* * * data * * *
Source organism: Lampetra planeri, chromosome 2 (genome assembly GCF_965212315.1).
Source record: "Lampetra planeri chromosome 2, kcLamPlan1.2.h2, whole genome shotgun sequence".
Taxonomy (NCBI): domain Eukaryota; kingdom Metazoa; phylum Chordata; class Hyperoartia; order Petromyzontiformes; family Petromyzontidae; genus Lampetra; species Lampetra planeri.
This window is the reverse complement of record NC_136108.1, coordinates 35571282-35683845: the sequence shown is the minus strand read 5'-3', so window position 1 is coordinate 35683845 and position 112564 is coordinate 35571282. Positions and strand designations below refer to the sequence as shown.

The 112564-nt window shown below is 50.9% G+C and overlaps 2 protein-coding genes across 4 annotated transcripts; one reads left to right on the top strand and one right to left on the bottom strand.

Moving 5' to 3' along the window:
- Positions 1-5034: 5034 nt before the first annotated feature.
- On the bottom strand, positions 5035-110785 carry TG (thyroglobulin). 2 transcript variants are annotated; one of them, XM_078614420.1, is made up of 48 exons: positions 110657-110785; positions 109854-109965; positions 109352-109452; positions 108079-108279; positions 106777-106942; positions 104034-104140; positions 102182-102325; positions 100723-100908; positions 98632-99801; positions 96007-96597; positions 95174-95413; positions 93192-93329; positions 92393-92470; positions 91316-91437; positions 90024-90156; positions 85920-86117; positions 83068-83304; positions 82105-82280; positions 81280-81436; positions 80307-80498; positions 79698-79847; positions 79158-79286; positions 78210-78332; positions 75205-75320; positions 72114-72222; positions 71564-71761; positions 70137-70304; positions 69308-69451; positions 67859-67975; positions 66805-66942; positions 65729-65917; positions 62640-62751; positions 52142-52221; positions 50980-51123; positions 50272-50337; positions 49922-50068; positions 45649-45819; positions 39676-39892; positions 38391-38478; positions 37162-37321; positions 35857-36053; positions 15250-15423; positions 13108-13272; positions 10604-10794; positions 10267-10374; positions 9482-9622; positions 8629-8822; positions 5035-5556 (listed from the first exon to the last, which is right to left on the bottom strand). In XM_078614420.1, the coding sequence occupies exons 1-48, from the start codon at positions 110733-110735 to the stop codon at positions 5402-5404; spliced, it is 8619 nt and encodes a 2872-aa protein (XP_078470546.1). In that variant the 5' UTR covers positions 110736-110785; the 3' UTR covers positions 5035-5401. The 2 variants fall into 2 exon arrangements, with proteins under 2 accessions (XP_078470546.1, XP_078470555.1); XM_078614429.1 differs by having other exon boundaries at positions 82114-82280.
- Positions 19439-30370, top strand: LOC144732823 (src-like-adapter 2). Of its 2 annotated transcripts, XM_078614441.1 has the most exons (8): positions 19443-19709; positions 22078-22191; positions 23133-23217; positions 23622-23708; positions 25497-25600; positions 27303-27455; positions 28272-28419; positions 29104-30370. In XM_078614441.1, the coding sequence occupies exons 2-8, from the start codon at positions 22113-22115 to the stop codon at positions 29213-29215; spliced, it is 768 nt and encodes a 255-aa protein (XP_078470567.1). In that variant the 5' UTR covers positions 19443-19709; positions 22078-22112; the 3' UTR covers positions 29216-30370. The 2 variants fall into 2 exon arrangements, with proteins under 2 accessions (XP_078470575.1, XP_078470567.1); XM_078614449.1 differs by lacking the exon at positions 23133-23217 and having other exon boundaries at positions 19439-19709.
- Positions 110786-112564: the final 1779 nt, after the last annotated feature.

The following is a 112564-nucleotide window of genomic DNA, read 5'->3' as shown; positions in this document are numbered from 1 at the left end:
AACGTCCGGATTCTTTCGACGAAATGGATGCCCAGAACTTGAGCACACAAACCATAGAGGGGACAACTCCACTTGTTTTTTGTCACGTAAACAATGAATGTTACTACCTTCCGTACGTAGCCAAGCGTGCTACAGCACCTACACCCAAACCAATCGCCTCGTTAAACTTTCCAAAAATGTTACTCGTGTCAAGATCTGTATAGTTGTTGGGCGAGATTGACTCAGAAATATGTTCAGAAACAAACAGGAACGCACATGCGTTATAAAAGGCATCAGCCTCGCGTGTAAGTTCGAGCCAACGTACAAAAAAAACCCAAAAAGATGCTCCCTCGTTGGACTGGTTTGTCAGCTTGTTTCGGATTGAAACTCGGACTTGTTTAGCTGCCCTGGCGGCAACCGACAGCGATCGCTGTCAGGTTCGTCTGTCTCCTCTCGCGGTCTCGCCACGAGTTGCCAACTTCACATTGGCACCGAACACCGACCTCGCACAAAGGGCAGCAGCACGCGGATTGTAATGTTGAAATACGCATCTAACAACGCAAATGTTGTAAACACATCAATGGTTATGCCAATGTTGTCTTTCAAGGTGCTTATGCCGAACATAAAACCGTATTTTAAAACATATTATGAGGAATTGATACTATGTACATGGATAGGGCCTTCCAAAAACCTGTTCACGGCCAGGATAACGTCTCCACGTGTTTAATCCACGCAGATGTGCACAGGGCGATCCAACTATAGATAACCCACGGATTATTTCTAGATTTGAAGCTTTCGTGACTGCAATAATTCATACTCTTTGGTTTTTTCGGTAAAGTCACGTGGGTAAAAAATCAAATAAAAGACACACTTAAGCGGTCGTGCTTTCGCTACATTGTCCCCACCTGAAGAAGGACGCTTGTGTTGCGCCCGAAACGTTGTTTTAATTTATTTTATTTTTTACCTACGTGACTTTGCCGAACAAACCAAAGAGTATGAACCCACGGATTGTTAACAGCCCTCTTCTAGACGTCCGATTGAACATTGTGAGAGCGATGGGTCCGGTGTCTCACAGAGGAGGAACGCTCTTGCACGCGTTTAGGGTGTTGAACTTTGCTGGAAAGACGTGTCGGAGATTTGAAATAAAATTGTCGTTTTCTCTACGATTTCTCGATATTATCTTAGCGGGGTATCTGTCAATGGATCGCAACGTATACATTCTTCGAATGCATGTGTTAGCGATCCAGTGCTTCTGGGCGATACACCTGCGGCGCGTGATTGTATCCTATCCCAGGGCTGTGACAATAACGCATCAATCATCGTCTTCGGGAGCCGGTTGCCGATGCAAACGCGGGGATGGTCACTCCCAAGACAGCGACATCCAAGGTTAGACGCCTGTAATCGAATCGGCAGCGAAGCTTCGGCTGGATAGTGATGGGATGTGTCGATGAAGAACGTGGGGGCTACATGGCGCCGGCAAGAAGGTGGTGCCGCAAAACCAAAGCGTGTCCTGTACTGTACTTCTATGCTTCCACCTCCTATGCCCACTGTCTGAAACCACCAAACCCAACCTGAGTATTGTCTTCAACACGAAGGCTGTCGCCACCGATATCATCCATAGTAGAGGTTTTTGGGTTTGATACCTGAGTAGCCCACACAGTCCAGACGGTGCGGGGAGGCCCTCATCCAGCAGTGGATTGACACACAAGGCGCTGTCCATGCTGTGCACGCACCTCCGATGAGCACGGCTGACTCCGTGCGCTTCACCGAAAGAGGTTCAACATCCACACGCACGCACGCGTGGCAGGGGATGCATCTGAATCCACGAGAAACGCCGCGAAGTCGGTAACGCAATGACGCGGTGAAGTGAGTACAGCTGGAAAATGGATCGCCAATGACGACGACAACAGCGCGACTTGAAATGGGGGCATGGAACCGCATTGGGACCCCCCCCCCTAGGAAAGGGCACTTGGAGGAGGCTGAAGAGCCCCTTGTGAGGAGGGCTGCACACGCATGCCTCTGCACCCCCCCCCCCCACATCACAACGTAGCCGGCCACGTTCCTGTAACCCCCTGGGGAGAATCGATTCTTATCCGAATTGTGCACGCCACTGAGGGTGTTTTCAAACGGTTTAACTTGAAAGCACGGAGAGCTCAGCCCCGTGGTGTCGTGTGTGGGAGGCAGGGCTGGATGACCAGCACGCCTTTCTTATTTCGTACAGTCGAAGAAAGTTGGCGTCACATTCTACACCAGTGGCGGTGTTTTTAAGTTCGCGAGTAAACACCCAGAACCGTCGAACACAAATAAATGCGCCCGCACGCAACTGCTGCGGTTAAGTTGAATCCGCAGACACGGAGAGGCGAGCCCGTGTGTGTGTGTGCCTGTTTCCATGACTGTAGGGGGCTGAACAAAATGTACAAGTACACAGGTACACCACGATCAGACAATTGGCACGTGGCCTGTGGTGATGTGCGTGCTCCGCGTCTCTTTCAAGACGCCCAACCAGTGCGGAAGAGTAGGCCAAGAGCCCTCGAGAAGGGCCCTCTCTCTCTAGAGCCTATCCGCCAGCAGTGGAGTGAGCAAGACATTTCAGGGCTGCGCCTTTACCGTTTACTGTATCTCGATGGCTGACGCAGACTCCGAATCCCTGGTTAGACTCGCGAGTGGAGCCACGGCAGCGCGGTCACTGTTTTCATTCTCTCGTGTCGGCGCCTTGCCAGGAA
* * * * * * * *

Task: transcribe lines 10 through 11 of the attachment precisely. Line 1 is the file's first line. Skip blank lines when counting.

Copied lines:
- Positions 110786-112564: the final 1779 nt, after the last annotated feature.

The following is a 112564-nucleotide window of genomic DNA, read 5'->3' as shown; positions in this document are numbered from 1 at the left end: